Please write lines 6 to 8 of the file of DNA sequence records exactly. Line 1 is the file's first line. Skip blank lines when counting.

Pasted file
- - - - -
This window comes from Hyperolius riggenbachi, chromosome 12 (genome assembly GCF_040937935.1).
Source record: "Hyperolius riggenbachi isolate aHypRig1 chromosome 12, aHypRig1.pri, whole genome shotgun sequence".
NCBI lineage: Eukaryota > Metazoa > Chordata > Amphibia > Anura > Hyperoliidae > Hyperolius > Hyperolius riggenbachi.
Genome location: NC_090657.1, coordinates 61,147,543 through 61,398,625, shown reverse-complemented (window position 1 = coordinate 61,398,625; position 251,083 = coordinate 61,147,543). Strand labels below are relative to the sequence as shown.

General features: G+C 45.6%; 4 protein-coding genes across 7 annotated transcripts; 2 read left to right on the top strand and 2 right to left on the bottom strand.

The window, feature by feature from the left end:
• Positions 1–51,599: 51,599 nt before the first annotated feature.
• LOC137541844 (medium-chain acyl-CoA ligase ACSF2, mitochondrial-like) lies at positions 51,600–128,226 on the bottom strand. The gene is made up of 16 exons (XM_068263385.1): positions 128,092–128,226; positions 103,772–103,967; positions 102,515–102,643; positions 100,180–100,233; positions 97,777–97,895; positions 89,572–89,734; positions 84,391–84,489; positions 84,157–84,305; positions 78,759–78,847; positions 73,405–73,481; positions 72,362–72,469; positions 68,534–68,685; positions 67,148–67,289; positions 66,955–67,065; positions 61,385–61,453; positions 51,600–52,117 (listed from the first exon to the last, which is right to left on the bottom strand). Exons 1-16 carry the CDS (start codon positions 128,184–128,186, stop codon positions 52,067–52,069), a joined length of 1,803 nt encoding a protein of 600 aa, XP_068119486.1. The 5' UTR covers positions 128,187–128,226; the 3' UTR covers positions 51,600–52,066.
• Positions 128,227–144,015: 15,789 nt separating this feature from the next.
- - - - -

The window, feature by feature from the left end:
• Positions 1–51,599: 51,599 nt before the first annotated feature.
• LOC137541844 (medium-chain acyl-CoA ligase ACSF2, mitochondrial-like) lies at positions 51,600–128,226 on the bottom strand. The gene is made up of 16 exons (XM_068263385.1): positions 128,092–128,226; positions 103,772–103,967; positions 102,515–102,643; positions 100,180–100,233; positions 97,777–97,895; positions 89,572–89,734; positions 84,391–84,489; positions 84,157–84,305; positions 78,759–78,847; positions 73,405–73,481; positions 72,362–72,469; positions 68,534–68,685; positions 67,148–67,289; positions 66,955–67,065; positions 61,385–61,453; positions 51,600–52,117 (listed from the first exon to the last, which is right to left on the bottom strand). Exons 1-16 carry the CDS (start codon positions 128,184–128,186, stop codon positions 52,067–52,069), a joined length of 1,803 nt encoding a protein of 600 aa, XP_068119486.1. The 5' UTR covers positions 128,187–128,226; the 3' UTR covers positions 51,600–52,066.